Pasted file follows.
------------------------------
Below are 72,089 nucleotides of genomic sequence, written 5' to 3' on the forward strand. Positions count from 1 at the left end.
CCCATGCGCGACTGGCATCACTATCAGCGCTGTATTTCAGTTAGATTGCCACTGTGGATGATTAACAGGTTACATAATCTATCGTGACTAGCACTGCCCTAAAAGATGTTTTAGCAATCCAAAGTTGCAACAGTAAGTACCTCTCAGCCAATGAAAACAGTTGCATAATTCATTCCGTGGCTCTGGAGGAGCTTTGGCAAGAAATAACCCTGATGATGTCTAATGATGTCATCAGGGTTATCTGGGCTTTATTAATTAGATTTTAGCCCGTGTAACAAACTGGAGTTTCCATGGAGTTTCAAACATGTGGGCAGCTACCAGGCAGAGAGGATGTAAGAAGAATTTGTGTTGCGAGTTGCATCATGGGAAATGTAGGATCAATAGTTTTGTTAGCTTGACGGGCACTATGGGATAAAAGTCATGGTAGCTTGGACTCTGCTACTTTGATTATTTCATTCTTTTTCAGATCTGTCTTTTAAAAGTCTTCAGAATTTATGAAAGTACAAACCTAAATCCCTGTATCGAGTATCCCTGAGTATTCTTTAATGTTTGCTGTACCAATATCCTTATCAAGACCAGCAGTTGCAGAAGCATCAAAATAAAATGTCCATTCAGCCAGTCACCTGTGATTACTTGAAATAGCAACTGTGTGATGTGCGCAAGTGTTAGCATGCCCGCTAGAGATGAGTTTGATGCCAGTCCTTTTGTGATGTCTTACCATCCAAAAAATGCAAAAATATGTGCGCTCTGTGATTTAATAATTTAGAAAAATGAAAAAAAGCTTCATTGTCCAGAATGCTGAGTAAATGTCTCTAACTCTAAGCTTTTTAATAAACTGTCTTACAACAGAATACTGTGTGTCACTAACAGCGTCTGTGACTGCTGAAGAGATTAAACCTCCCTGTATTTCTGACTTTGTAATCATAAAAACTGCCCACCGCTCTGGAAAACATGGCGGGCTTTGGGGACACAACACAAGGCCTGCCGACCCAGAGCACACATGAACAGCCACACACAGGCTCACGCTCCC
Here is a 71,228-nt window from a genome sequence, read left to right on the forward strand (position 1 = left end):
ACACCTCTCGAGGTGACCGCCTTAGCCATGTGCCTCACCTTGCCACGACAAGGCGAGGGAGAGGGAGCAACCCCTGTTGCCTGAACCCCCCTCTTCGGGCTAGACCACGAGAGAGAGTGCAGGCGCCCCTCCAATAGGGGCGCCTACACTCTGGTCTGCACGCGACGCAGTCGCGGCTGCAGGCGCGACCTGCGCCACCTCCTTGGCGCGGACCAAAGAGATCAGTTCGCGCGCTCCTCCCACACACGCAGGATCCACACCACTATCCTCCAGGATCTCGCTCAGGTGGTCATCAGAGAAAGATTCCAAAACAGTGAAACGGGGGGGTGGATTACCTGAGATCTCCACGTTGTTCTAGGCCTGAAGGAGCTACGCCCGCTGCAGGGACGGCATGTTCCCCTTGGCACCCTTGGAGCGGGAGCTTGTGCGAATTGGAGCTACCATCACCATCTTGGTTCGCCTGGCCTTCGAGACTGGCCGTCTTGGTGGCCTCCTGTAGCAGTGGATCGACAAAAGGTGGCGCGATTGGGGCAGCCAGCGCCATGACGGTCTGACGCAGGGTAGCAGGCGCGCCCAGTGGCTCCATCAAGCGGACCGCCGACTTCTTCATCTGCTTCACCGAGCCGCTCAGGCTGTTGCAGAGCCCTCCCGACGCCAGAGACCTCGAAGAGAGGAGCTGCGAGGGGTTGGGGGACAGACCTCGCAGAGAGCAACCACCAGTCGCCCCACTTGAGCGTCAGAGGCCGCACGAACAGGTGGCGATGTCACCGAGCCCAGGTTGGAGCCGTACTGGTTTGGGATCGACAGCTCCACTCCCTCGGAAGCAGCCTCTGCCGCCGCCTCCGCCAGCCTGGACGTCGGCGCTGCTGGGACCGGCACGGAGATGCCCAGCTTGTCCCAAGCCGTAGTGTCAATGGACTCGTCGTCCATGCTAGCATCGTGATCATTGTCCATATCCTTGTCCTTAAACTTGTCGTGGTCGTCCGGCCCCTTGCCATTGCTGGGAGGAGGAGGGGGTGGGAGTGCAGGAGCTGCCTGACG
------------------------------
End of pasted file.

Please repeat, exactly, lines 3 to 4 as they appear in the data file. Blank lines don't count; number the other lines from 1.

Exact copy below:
Here is a 71,228-nt window from a genome sequence, read left to right on the forward strand (position 1 = left end):
ACACCTCTCGAGGTGACCGCCTTAGCCATGTGCCTCACCTTGCCACGACAAGGCGAGGGAGAGGGAGCAACCCCTGTTGCCTGAACCCCCCTCTTCGGGCTAGACCACGAGAGAGAGTGCAGGCGCCCCTCCAATAGGGGCGCCTACACTCTGGTCTGCACGCGACGCAGTCGCGGCTGCAGGCGCGACCTGCGCCACCTCCTTGGCGCGGACCAAAGAGATCAGTTCGCGCGCTCCTCCCACACACGCAGGATCCACACCACTATCCTCCAGGATCTCGCTCAGGTGGTCATCAGAGAAAGATTCCAAAACAGTGAAACGGGGGGGTGGATTACCTGAGATCTCCACGTTGTTCTAGGCCTGAAGGAGCTACGCCCGCTGCAGGGACGGCATGTTCCCCTTGGCACCCTTGGAGCGGGAGCTTGTGCGAATTGGAGCTACCATCACCATCTTGGTTCGCCTGGCCTTCGAGACTGGCCGTCTTGGTGGCCTCCTGTAGCAGTGGATCGACAAAAGGTGGCGCGATTGGGGCAGCCAGCGCCATGACGGTCTGACGCAGGGTAGCAGGCGCGCCCAGTGGCTCCATCAAGCGGACCGCCGACTTCTTCATCTGCTTCACCGAGCCGCTCAGGCTGTTGCAGAGCCCTCCCGACGCCAGAGACCTCGAAGAGAGGAGCTGCGAGGGGTTGGGGGACAGACCTCGCAGAGAGCAACCACCAGTCGCCCCACTTGAGCGTCAGAGGCCGCACGAACAGGTGGCGATGTCACCGAGCCCAGGTTGGAGCCGTACTGGTTTGGGATCGACAGCTCCACTCCCTCGGAAGCAGCCTCTGCCGCCGCCTCCGCCAGCCTGGACGTCGGCGCTGCTGGGACCGGCACGGAGATGCCCAGCTTGTCCCAAGCCGTAGTGTCAATGGACTCGTCGTCCATGCTAGCATCGTGATCATTGTCCATATCCTTGTCCTTAAACTTGTCGTGGTCGTCCGGCCCCTTGCCATTGCTGGGAGGAGGAGGGGGTGGGAGTGCAGGAGCTGCCTGACG